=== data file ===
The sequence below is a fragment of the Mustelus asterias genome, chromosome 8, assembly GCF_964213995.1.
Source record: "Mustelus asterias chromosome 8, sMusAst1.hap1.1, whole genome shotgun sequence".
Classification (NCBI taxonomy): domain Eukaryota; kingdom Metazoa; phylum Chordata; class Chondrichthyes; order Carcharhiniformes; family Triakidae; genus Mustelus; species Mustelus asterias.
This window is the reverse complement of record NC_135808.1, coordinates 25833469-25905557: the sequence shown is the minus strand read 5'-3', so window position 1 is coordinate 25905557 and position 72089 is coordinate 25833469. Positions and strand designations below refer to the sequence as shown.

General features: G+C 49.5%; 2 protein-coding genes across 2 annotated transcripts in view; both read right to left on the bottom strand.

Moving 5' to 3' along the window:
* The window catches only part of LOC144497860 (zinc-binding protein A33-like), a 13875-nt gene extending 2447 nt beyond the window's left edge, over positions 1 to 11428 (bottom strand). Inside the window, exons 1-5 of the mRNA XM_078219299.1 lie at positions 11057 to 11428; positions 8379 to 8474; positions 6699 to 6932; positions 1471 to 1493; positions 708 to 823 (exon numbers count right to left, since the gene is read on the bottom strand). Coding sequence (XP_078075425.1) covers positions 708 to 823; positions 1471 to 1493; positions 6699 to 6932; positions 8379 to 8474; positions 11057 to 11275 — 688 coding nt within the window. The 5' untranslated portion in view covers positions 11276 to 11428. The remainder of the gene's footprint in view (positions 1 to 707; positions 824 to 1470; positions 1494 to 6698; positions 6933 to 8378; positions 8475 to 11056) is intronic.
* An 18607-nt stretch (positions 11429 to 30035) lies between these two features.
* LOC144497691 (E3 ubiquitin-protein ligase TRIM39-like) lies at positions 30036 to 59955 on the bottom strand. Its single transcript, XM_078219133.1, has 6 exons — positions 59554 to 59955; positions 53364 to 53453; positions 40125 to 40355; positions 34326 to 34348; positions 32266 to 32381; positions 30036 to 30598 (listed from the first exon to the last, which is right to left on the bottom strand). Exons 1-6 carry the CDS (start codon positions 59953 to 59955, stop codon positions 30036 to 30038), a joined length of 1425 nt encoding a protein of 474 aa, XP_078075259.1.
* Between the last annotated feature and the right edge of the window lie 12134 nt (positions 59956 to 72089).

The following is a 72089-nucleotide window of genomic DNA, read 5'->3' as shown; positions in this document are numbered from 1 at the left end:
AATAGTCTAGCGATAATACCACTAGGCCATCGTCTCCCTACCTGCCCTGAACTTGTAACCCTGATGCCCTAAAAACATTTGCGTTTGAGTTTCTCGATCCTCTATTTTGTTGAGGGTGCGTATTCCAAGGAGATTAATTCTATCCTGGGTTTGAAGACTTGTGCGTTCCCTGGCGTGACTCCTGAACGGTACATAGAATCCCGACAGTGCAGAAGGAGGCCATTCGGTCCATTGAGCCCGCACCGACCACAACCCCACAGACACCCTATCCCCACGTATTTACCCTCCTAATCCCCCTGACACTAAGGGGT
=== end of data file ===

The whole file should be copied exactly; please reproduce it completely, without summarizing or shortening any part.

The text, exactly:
The sequence below is a fragment of the Mustelus asterias genome, chromosome 8, assembly GCF_964213995.1.
Source record: "Mustelus asterias chromosome 8, sMusAst1.hap1.1, whole genome shotgun sequence".
Classification (NCBI taxonomy): domain Eukaryota; kingdom Metazoa; phylum Chordata; class Chondrichthyes; order Carcharhiniformes; family Triakidae; genus Mustelus; species Mustelus asterias.
This window is the reverse complement of record NC_135808.1, coordinates 25833469-25905557: the sequence shown is the minus strand read 5'-3', so window position 1 is coordinate 25905557 and position 72089 is coordinate 25833469. Positions and strand designations below refer to the sequence as shown.

General features: G+C 49.5%; 2 protein-coding genes across 2 annotated transcripts in view; both read right to left on the bottom strand.

Moving 5' to 3' along the window:
* The window catches only part of LOC144497860 (zinc-binding protein A33-like), a 13875-nt gene extending 2447 nt beyond the window's left edge, over positions 1 to 11428 (bottom strand). Inside the window, exons 1-5 of the mRNA XM_078219299.1 lie at positions 11057 to 11428; positions 8379 to 8474; positions 6699 to 6932; positions 1471 to 1493; positions 708 to 823 (exon numbers count right to left, since the gene is read on the bottom strand). Coding sequence (XP_078075425.1) covers positions 708 to 823; positions 1471 to 1493; positions 6699 to 6932; positions 8379 to 8474; positions 11057 to 11275 — 688 coding nt within the window. The 5' untranslated portion in view covers positions 11276 to 11428. The remainder of the gene's footprint in view (positions 1 to 707; positions 824 to 1470; positions 1494 to 6698; positions 6933 to 8378; positions 8475 to 11056) is intronic.
* An 18607-nt stretch (positions 11429 to 30035) lies between these two features.
* LOC144497691 (E3 ubiquitin-protein ligase TRIM39-like) lies at positions 30036 to 59955 on the bottom strand. Its single transcript, XM_078219133.1, has 6 exons — positions 59554 to 59955; positions 53364 to 53453; positions 40125 to 40355; positions 34326 to 34348; positions 32266 to 32381; positions 30036 to 30598 (listed from the first exon to the last, which is right to left on the bottom strand). Exons 1-6 carry the CDS (start codon positions 59953 to 59955, stop codon positions 30036 to 30038), a joined length of 1425 nt encoding a protein of 474 aa, XP_078075259.1.
* Between the last annotated feature and the right edge of the window lie 12134 nt (positions 59956 to 72089).

The following is a 72089-nucleotide window of genomic DNA, read 5'->3' as shown; positions in this document are numbered from 1 at the left end:
AATAGTCTAGCGATAATACCACTAGGCCATCGTCTCCCTACCTGCCCTGAACTTGTAACCCTGATGCCCTAAAAACATTTGCGTTTGAGTTTCTCGATCCTCTATTTTGTTGAGGGTGCGTATTCCAAGGAGATTAATTCTATCCTGGGTTTGAAGACTTGTGCGTTCCCTGGCGTGACTCCTGAACGGTACATAGAATCCCGACAGTGCAGAAGGAGGCCATTCGGTCCATTGAGCCCGCACCGACCACAACCCCACAGACACCCTATCCCCACGTATTTACCCTCCTAATCCCCCTGACACTAAGGGGT